Sunday, June 10, 2012

Flossing

Throughout my journey in the health and fitness industry, I come across many gems from professionals who've lived and breathed this stuff for many years. One of those gems I've briefly touched on: K.I.S.S. or Keep It Simple Stupid.

When it comes to the latest routines, the latest exercises, the latest trends, people tend to jump at the opportunity to try something new, different, and exciting. While there's nothing wrong with that, the average person generally doesn't advance beyond beginner.

Then I came across an article by John Romaniello titled "What Would Roman Do?" You can visit the post by clicking HERE. John's article is a list of 65 rules for successful living. And one rule in particular stood out. It should be obvious that this rule completely relates to K.I.S.S.:
"Floss your teeth for better fitness. I feel that you need to have the basics down before you start in adding things intended for ‘advanced’ reasons. I have friends who don’t floss but go out of their way to use whitening strips or see a dentist for teeth bleaching. This is stupid, to me—if you just took care of your teeth on a daily basis, you’d have to worry a bit less. In the fitness context, people ignore basic nutritional needs, but try crash diets or supplements; they can’t take the time to foam roll, but want the hottest training strategy. If you can’t make a habit of flossing your teeth, you shouldn’t bother with supplements—likely, you don’t have the basics figured out."
You can't walk before you crawl and you can't run before you walk, so you shouldn't squat with a bar on your back if you can't do it with your own bodyweight. And if you've done every diet that exists for a week before moving onto the next one, you need to get your head checked.

Prove this wrong. I'd love to see your coronary calcium score, thyroid, and adrenal function afterward.

To expand on this, I'd like to offer a recent example. A friend of mine called me and wanted to share some recent health news. To keep his identity confidential, I'll refer to him as "Ryan." After having a simple physical, it was determined that his systolic blood pressure was over 140 and his diastolic was over 100. The consequence? Blood pressure meds. Because Ryan's [insert medication name] gland was low, the doctor prescribed [insert medication name]. In other words, the doctor was treating the symptom and not the cause.

After calling me and telling me his news, Ryan talked about how he hadn't been running. And exercise popped into the conversation about 6 more times. His blood pressure isn't high because he doesn't run. His blood pressure is high because of the environmental factors that influence his genetics (phenotype). And Ryan's running have never lowered his blood pressure before. He's not trying to hit the root of the problem with a solution based on the basics; he's trying to out-train a bad a diet.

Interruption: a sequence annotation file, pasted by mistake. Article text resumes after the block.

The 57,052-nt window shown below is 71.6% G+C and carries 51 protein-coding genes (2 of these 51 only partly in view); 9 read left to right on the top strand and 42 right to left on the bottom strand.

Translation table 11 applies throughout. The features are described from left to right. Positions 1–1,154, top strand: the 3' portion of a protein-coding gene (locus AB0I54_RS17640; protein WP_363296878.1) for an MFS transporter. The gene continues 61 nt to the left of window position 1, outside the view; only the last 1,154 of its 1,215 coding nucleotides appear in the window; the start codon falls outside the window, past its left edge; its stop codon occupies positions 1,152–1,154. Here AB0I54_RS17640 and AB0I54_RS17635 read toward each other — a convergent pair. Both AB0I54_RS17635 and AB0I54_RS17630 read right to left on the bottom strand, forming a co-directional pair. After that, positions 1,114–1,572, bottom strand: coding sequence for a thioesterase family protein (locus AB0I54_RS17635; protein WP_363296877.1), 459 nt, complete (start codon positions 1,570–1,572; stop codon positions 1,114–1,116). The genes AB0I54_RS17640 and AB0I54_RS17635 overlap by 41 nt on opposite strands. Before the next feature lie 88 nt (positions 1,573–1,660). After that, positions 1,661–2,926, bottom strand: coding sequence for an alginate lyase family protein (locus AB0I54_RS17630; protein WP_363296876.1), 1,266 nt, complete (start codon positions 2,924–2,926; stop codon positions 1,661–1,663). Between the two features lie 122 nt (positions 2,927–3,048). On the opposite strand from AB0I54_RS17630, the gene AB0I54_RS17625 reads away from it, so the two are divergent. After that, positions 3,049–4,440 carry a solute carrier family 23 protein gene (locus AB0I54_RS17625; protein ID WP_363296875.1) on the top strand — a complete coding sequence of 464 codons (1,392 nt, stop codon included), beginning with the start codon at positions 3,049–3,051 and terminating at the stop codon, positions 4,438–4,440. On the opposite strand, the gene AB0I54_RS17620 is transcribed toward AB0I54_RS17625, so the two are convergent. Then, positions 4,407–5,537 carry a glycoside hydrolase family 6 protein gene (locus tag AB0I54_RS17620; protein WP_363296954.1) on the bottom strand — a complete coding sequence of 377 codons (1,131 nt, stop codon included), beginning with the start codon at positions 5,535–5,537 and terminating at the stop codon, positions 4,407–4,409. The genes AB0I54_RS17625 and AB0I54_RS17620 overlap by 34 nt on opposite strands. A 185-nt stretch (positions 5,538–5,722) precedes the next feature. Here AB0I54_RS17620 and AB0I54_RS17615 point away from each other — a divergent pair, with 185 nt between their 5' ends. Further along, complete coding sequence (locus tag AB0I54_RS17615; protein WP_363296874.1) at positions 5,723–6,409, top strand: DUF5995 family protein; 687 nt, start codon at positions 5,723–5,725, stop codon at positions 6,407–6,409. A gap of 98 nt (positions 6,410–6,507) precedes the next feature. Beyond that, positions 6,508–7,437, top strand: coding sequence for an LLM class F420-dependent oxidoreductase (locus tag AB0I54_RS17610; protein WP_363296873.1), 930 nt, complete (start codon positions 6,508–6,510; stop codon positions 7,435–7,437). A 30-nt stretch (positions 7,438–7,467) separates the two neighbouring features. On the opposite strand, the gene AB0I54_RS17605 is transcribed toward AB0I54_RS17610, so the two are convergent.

Not only that, he has poor sleep quality and probably doesn't engage in any kind of stress reduction. This has always shown increased risk of thinks like hypertension, insulin resistance, and weight gain. If he was a client of mine, this would be the list of things I would recommend to help get Ryan back on track.

1. Sleep quality. Sleep in a dark room with no electronics at least an hour before bed.
2. I would recommend taking 400mg of chelated magnesium, 2-3g of fish oil, and 2,000-4,000IUs of vitamin D. Every day.
3. I would decrease his carbohydrate intake. Other than his running, he isn't very active in his job and day-to-day activities, so he only earns his carbohydrates post-run.
4. Decrease the easily oxidized and inflammatory oils: canola, soybean, corn, margarine, peanut, sunflower, safflower, cottonseed, and those that are hydrogenized or partially hydrogenized.
5. Cut out sweeteners except fruit.
6. Lift weights to increase testosterone and growth hormone naturally.
7. Replace running with walking.
8. Encourage recovery in any manner possible: massages, hot baths with oils and salts, ice baths, meditation, or any other means of restoration - aromatherapy, music therapy, light therapy, laughing, screaming, singing, dancing, drawing, writing, acupuncture, stretching, vibration therapy, reflexology, yoga, Tai Chi. Those things that are necessary for stress reduction and mental clarity.

I know his wife and know they eat more mindfully, even if it's by conventional standards. It's just the little snacks, junk, and mindless purchases while running errands that gets Ryan in trouble.

But as you can see, that list is a bit more comprehensive than his. He thinks he needs to run more. I think he needs to change his sleep habits, eating habits, and practice stress reduction methods, all the while including an exercise routine that involves lifting weights. 

If his running didn't lower his blood pressure two years ago, why would it do the same today?

Stick to the basics and the basics are the majority: sleep, stress reduction, a healthy diet. By adding in responsible exercise, the full health benefits of a well-rounded lifestyle will be reaped.

Jeromie

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